Teaching sustainable farming protects the environment and increases crop yield.
We use trees that fertilize the soil naturally and are extremely fast-growing.
Our education programs provide a fun way to inform the generation of the future.
We strive to sharply reduce and eventually eliminate use of chemical pesticides and herbicides on family farms.
Educating the community groups about the importance of conserving the environment and the devastating impact of deforestation on the soil, food security, water sources, and air quality is an integral part of AIR’s projects. These educational programs have a life-long impact on attitudes and behavior in terms of conserving their lands.
A central part of AIR’s work is teaching Sustainable Farming methods to residents where AIR has established tree nurseries. It is clear that where farm land is extremely scarce,reforestation is only going to happen in combination with planting food crops—farming with beneficial trees (agro-forestry). AIR is also committed to sharply reducing and eventually eliminating use of chemical pesticides and herbicides on family farms.
deforestation in mountainous Guatemala, coupled with more intense rains in
recent years from climate change means more frequent mudslides every rainy
season. In response, AIR technicians and
volunteers have intensified our planting of native pino triste pine trees that have deep, strong tap roots and grow
quickly—2 million and counting!
We select vulnerable mountain slopes for this reforestation, and the people tell us that in just a few years the trees have prevented mudslides. This amazing 2010 photo shows the power of the AIR pine trees in Simajhuleu that literally stopped a mudslide in its tracks—before the mud could destroy a stream and house below. As AIR technician Luis Iquique said, “they look like little soldiers standing guard.”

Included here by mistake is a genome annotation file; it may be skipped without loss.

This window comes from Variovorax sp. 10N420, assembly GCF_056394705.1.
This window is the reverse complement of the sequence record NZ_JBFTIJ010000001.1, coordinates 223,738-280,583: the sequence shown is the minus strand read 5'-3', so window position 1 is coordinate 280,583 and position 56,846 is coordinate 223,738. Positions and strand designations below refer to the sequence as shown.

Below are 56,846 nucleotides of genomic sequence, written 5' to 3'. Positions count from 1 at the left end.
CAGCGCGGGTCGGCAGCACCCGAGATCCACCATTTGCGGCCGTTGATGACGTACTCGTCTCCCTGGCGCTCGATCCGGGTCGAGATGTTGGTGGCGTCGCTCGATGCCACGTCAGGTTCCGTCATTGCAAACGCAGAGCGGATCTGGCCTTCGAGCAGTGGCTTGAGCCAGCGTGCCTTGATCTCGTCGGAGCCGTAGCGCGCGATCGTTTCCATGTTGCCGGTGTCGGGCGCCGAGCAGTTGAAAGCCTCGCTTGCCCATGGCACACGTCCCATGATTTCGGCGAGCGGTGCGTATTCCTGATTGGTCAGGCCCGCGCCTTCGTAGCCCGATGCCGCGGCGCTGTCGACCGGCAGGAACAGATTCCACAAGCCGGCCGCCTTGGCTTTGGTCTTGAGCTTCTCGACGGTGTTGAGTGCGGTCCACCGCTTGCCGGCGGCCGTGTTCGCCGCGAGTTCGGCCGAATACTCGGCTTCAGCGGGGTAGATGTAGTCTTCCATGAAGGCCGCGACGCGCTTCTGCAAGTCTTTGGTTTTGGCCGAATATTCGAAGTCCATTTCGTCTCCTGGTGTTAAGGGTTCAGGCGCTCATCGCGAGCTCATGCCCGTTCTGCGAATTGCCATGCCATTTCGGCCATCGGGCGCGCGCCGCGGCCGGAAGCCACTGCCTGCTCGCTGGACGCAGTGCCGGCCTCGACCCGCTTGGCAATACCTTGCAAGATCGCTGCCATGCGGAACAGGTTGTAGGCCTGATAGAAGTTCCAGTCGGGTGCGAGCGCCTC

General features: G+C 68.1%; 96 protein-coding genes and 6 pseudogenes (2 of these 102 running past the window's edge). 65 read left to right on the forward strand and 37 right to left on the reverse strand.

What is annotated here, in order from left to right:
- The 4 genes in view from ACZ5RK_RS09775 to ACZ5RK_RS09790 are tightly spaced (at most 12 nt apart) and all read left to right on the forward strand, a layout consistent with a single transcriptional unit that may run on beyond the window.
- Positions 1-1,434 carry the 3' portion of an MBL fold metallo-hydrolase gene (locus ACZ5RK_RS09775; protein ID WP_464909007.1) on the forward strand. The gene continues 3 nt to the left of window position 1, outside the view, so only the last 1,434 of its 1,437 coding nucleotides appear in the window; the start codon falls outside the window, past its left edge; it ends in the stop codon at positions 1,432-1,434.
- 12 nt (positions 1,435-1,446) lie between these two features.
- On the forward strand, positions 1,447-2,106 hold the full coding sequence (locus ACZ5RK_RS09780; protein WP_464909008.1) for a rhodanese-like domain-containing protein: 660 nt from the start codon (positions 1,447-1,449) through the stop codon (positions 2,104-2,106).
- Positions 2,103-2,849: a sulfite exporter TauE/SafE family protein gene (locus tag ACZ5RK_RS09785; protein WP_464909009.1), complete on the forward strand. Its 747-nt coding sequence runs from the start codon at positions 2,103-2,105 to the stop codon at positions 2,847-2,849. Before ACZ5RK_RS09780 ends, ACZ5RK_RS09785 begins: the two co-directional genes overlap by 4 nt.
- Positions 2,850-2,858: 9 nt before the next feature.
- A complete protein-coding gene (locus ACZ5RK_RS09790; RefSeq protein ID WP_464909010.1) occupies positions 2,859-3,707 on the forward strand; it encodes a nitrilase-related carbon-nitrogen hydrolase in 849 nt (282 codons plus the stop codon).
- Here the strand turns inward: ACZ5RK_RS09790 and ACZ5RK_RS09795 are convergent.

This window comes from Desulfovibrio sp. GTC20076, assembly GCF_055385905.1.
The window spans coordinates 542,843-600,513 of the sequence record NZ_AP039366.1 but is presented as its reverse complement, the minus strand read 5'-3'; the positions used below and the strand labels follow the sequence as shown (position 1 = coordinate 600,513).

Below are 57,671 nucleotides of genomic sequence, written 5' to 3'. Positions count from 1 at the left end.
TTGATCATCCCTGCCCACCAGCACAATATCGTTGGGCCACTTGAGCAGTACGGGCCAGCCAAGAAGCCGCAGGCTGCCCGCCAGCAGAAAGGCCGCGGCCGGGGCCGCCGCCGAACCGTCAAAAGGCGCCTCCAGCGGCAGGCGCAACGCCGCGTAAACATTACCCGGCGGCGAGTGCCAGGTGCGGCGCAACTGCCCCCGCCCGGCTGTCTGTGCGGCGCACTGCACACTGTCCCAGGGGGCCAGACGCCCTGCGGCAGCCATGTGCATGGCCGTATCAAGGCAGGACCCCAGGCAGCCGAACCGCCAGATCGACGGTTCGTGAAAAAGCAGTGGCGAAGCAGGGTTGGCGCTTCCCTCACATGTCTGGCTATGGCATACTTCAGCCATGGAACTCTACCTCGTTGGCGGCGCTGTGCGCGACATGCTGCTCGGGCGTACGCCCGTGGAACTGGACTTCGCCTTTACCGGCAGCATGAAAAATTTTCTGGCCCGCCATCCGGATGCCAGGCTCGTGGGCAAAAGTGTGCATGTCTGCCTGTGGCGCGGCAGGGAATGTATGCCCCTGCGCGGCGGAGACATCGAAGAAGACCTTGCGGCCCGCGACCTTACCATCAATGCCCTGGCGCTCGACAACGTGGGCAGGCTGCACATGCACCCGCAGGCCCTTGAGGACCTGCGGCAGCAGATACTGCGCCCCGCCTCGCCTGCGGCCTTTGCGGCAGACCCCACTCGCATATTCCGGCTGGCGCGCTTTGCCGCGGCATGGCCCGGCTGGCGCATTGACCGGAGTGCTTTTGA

AIR staff trains community members on production and grafting techniques for a variety of fruit trees and native decorative trees. Oftentimes, community members choose to start micro-businesses to sell fruit trees, and fruit products, decorative trees, and shampoo—AIR even has a small store they can use!
If the community group wants to learn how to make Aloe Vera shampoo, AIR staff will plant Aloe Vera in the nurseries and will provide all the materials for making and bottling shampoo. AIR believes that if tree nurseries become income-generating, the communities will have an added incentive to continue reforestation programs.
technician works in two or three rural schools, as well as with individual
farmers. They organize “field days” for school children to plant trees along a
stream, for instance. They also
establish a tree nursery and organic
gardens on the school grounds that will provide nutrition for school lunches
and teach youth to farm without dangerous chemicals.
In addition, AIR will organize events for youth to present skits, dances, make drawings, write poetry and songs about nature—recognizing the emotional as well as the practical gifts nature provides each one of us. These events are especially fun when the volunteer teams from the US join in the program. The photos here are from the Godinez school in Solola where AIR has been working for four years; in 2014, Stetson student Joseph Davis was invited to sing a solo!